The final Saturday recital at the Scots Fiddle Festival in Edinburgh was the first gig for Vamm, a new band formed by fiddlers Catriona Macdonald and Patsy Reid, with Marit Falt on mandola.
Catriona Macdonald, fiddler
Patsy Reid, fiddler
Vamm playing their first gig
What a cracking night that was! First on were Tyde, and band of young musicians from the Newcastle Traditional Music Course.
Andrew Waite, accordionist with the band Tyde
The remainder of the night shot by when Duncan Chisholm and Tony Byrne came on stage.
Duncan Chisholm, playing a slow air at the Scots Fiddle Festival concert
Tony Byrne, guitarist
Duncan & Tony onstage
And behind the big performance, there’s the sound and lighting engineers
It’s one of the perks of the job of photographing musicians – when you arrange to take their photos, you often end up being treated to a personal musical performance – there can’t be many jobs that have that bonus.
This one was an unusual one for me, as I more commonly photograph traditional musicians. Alison gave me a lovely short concert, playing first playing cello, then viol – what a privilege!
Alison McGillivray playing a Viola da Gamba
Alison with her cello
Alison McGillivray, cellist
There’s just one day to go before the start of the Scots Fiddle Festival 2011. From early on Friday evening, if you stray into the Newington area of Edinburgh, expect to see every 2nd person on the street carrying a fiddle-shaped case, as they head into the Queen’s Hall and King’s Hall to join in with the frenzy of fiddle-related events that will be packing both venues for the weekend.
Once it’s all over for another year, there might be a few fiddles taking up a more peaceful pose!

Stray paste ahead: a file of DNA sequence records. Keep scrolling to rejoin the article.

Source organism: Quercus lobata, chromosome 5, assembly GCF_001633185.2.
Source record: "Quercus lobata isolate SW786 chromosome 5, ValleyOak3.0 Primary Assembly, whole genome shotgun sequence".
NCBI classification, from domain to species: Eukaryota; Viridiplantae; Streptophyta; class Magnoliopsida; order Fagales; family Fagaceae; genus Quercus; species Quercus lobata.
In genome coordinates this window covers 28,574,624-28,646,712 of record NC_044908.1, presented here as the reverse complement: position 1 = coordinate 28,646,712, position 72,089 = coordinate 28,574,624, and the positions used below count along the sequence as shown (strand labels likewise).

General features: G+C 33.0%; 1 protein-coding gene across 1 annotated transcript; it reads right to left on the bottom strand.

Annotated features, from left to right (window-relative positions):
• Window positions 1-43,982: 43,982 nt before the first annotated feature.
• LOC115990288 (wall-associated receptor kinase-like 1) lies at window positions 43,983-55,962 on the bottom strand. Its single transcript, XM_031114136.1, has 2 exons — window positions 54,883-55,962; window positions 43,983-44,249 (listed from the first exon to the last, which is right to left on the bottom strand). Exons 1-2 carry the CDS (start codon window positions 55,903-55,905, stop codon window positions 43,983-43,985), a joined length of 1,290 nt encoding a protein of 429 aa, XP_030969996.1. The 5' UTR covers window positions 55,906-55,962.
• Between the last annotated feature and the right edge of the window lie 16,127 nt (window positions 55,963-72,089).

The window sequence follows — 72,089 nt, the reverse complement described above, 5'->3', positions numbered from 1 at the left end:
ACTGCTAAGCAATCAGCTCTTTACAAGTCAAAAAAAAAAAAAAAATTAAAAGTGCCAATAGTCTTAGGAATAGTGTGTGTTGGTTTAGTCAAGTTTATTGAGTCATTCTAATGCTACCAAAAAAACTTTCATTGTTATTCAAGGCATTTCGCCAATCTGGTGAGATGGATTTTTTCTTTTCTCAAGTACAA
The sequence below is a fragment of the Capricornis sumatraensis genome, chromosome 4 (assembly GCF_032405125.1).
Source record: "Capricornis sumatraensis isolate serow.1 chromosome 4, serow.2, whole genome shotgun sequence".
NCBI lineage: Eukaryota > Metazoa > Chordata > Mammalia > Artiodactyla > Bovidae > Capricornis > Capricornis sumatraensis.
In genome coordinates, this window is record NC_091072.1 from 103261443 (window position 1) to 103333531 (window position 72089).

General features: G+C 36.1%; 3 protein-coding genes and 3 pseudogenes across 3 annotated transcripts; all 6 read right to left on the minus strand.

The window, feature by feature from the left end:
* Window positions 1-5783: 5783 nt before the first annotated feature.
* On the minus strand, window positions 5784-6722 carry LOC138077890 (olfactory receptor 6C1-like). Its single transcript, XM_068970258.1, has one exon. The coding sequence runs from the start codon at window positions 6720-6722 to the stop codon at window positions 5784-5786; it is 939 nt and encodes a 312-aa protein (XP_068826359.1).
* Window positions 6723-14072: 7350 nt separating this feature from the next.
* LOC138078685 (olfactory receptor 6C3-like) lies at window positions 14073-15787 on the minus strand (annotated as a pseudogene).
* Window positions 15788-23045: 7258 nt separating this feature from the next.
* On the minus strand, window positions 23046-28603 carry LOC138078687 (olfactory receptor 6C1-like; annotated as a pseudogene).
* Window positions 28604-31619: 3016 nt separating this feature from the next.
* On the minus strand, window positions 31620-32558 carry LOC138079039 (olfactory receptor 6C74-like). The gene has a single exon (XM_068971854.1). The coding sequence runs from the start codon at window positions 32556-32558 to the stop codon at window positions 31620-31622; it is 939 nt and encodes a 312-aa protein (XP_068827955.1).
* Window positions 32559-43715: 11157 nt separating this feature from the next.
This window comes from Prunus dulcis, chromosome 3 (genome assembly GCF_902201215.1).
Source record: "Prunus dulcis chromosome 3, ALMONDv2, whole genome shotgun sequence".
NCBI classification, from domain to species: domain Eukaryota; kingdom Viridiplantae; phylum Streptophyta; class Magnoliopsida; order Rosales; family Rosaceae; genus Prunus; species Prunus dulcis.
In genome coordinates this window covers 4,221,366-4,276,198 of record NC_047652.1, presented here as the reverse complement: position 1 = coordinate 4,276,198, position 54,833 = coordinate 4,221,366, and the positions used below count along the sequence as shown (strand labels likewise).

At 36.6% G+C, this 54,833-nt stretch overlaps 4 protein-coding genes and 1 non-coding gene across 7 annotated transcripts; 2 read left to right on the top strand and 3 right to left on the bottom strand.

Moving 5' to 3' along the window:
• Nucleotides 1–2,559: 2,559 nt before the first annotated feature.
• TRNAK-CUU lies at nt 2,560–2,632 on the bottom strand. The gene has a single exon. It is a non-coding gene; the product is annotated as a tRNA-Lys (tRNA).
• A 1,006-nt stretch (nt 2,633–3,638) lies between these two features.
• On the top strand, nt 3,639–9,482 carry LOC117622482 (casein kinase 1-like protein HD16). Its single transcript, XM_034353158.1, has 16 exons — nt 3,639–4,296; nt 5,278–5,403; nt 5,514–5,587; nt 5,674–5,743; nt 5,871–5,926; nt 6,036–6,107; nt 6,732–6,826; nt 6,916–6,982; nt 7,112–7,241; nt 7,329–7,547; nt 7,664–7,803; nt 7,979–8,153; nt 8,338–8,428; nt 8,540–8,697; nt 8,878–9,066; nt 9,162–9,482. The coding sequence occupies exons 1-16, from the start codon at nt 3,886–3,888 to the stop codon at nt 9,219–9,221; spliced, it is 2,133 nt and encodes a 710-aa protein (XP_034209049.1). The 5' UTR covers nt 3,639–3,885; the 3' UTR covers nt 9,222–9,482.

The Scots Fiddle Festival will be back again for its 16th year on the 25th-27th November. It promises more fiddling than you can shake a stick at, with concerts, talks, recitals workshops, ceilidhs, sessions, open stage, festival club…and a fiddle walk around Edinburgh. How do they fit all that into one weekend?
Angus Grant, playing at the Scots Fiddle Festival 2010
This year the Festival has moved to a new home, and will be based mainly in the Queen’s Hall, with some events in the nearby Kings Hall, and ceilidhs in the South Halls. Be prepared for a few extras this year – there’s a Gaelic workshop and a step dancing workshop squeezed into the programme, on top of all that fiddle playing. Dust down your instruments and get along for a weekend of fun, frivolity, friendship, festivities…oh…and full-on stint of fiddling too!
Fiddle on stage
Little Biggar Band photoshoot
We had a lot of fun taking on a recent photoshoot for the Little Biggar Band’s new website.
The Little Biggar Band from the Scottish Borders
There was some playing around with variations on a band name – how about this one?
But this was my favourite version…it took a while to get them all strung up for this shot!
Colourful Beltane celebrations in Edinburgh’s High street
I nipped over to St Andrew’s Square today to see what was happening at the Occupy Edinburgh camp. There are between 40 and 50 tents pitched around the square. A vocal group of protesters marched to the council offices, demanding a ‘Robin Hood’ tax. On their way back to the square, they ended the protest at the Royal Bank of Scotland building.
A couple of protesters quickly shimmied up the monument to the fourth earl of Hopetoun, used a scarf to gag him, and decorated him with a Robin Hood hat.
Occupy Edinburgh protesters, Scotland